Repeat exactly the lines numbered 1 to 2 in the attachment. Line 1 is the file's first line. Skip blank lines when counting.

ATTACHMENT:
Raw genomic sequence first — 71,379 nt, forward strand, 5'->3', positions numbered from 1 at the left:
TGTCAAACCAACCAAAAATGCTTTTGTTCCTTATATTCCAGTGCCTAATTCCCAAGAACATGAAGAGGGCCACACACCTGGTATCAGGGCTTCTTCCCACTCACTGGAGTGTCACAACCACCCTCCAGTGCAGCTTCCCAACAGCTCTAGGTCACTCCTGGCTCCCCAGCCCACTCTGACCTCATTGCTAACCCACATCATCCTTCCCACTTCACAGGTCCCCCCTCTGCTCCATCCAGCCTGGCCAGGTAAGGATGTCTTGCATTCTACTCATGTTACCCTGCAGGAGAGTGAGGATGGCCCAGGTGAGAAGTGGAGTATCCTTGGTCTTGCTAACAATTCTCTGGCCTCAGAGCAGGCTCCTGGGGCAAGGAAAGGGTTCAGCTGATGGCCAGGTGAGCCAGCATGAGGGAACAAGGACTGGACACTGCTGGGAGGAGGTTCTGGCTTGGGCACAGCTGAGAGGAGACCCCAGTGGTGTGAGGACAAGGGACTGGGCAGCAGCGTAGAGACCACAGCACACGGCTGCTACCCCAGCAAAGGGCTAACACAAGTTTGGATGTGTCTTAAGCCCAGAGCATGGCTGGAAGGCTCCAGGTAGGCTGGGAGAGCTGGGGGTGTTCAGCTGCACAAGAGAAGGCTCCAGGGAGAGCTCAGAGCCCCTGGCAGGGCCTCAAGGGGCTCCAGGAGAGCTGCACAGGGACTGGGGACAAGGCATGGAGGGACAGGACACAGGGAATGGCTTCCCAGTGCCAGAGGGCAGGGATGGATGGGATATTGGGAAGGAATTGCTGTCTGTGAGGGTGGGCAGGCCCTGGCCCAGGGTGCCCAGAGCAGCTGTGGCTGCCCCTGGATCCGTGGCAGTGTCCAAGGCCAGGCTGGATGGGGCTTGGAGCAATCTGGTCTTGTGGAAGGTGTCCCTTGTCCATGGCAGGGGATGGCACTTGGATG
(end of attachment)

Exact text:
Raw genomic sequence first — 71,379 nt, forward strand, 5'->3', positions numbered from 1 at the left:
TGTCAAACCAACCAAAAATGCTTTTGTTCCTTATATTCCAGTGCCTAATTCCCAAGAACATGAAGAGGGCCACACACCTGGTATCAGGGCTTCTTCCCACTCACTGGAGTGTCACAACCACCCTCCAGTGCAGCTTCCCAACAGCTCTAGGTCACTCCTGGCTCCCCAGCCCACTCTGACCTCATTGCTAACCCACATCATCCTTCCCACTTCACAGGTCCCCCCTCTGCTCCATCCAGCCTGGCCAGGTAAGGATGTCTTGCATTCTACTCATGTTACCCTGCAGGAGAGTGAGGATGGCCCAGGTGAGAAGTGGAGTATCCTTGGTCTTGCTAACAATTCTCTGGCCTCAGAGCAGGCTCCTGGGGCAAGGAAAGGGTTCAGCTGATGGCCAGGTGAGCCAGCATGAGGGAACAAGGACTGGACACTGCTGGGAGGAGGTTCTGGCTTGGGCACAGCTGAGAGGAGACCCCAGTGGTGTGAGGACAAGGGACTGGGCAGCAGCGTAGAGACCACAGCACACGGCTGCTACCCCAGCAAAGGGCTAACACAAGTTTGGATGTGTCTTAAGCCCAGAGCATGGCTGGAAGGCTCCAGGTAGGCTGGGAGAGCTGGGGGTGTTCAGCTGCACAAGAGAAGGCTCCAGGGAGAGCTCAGAGCCCCTGGCAGGGCCTCAAGGGGCTCCAGGAGAGCTGCACAGGGACTGGGGACAAGGCATGGAGGGACAGGACACAGGGAATGGCTTCCCAGTGCCAGAGGGCAGGGATGGATGGGATATTGGGAAGGAATTGCTGTCTGTGAGGGTGGGCAGGCCCTGGCCCAGGGTGCCCAGAGCAGCTGTGGCTGCCCCTGGATCCGTGGCAGTGTCCAAGGCCAGGCTGGATGGGGCTTGGAGCAATCTGGTCTTGTGGAAGGTGTCCCTTGTCCATGGCAGGGGATGGCACTTGGATG